Thursday, July 30, 2009

Random Thought About the Philosophy and Pop Culture Books

I wonder if anyone on this list has read enough philosophy and popular culture books, or has some insight or speculation, to answer the following thought I had. There are, as far as I know, three of these series (Blackwell, Open Court, University of Kentucky). (Those books must really sell well!) My impression is that Open Court tends to ask for paper submissions, whereas the other two ask for abstract + CV. (Is that right? Or is this up to the discretion of the individual book editors rather than series policy?) What I'm wondering is whether there is any consistent difference in quality produced by these two approaches and, if so, which way it leans.

My first thought was that requesting full papers rather than abstracts is likely to get better results. First of all, the reviewers are selecting among full works rather than partially thought out ideas, and this makes it easier to judge quality from the outset. And second, people are more likely to try harder if they are trying to get something published than when publication is certain. (Though I could be wrong on this.)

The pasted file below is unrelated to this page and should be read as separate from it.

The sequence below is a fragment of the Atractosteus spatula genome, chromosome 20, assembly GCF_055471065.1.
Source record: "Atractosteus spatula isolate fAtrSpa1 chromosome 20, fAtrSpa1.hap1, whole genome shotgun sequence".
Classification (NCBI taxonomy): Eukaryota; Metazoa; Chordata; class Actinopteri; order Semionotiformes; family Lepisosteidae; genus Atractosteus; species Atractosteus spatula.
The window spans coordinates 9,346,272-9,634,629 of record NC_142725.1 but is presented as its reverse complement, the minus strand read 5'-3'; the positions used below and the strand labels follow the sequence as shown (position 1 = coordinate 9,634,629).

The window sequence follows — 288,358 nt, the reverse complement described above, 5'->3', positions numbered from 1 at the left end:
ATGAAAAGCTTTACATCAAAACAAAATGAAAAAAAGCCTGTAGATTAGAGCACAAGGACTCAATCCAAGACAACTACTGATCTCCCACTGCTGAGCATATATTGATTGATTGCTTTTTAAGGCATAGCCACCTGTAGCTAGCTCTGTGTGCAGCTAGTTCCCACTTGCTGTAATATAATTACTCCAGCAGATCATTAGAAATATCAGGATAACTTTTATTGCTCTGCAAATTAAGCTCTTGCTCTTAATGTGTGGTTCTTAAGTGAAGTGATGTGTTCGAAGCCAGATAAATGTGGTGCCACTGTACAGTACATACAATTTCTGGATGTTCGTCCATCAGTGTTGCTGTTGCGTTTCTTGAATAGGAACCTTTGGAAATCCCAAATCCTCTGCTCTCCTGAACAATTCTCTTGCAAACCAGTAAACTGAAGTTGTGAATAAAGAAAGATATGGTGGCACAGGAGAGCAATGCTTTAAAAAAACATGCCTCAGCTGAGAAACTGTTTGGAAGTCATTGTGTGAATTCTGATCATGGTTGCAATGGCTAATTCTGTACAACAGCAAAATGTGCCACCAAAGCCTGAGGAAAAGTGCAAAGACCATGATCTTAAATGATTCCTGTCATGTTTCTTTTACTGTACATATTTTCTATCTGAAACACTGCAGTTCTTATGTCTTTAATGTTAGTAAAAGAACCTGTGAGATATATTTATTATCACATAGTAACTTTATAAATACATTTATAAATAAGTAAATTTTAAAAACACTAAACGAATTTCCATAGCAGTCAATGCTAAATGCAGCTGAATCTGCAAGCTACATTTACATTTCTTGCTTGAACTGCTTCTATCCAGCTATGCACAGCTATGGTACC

On the other hand, though, requesting abstracts might lead to better results. First, higher level scholars or more ambitious ones are probably less likely to submit papers than abstracts; after all, for most of these books, if your paper doesn't get accepted, then you've just wasted a lot of time on work you can't submit anywhere else without a more or less complete rewrite. The cost/benefit analysis will more likely favor abstracts than papers, especially for people who have more "serious" things to do. Second, if CVs are used as part of the selection process, this might lead to acceptance of papers by people with stronger records who are probably, on average, more likely to produce solid work.


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